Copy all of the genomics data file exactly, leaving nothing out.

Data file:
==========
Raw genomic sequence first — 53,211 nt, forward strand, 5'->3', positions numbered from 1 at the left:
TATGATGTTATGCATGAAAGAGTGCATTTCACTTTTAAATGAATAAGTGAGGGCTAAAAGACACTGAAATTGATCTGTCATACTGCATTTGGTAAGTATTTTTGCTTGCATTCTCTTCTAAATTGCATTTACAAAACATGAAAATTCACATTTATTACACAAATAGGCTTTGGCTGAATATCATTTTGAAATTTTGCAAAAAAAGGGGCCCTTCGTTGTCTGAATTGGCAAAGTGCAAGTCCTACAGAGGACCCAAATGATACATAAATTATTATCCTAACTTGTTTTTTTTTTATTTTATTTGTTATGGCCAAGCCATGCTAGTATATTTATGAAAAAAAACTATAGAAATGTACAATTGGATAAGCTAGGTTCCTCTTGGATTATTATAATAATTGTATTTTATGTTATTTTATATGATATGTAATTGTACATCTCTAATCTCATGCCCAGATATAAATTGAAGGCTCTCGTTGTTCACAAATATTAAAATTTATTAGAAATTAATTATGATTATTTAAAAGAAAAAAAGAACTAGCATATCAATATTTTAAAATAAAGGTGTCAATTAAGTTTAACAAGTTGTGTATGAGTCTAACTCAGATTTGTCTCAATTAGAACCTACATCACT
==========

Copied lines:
Raw genomic sequence first — 53,211 nt, forward strand, 5'->3', positions numbered from 1 at the left:
TATGATGTTATGCATGAAAGAGTGCATTTCACTTTTAAATGAATAAGTGAGGGCTAAAAGACACTGAAATTGATCTGTCATACTGCATTTGGTAAGTATTTTTGCTTGCATTCTCTTCTAAATTGCATTTACAAAACATGAAAATTCACATTTATTACACAAATAGGCTTTGGCTGAATATCATTTTGAAATTTTGCAAAAAAAGGGGCCCTTCGTTGTCTGAATTGGCAAAGTGCAAGTCCTACAGAGGACCCAAATGATACATAAATTATTATCCTAACTTGTTTTTTTTTTATTTTATTTGTTATGGCCAAGCCATGCTAGTATATTTATGAAAAAAAACTATAGAAATGTACAATTGGATAAGCTAGGTTCCTCTTGGATTATTATAATAATTGTATTTTATGTTATTTTATATGATATGTAATTGTACATCTCTAATCTCATGCCCAGATATAAATTGAAGGCTCTCGTTGTTCACAAATATTAAAATTTATTAGAAATTAATTATGATTATTTAAAAGAAAAAAAGAACTAGCATATCAATATTTTAAAATAAAGGTGTCAATTAAGTTTAACAAGTTGTGTATGAGTCTAACTCAGATTTGTCTCAATTAGAACCTACATCACT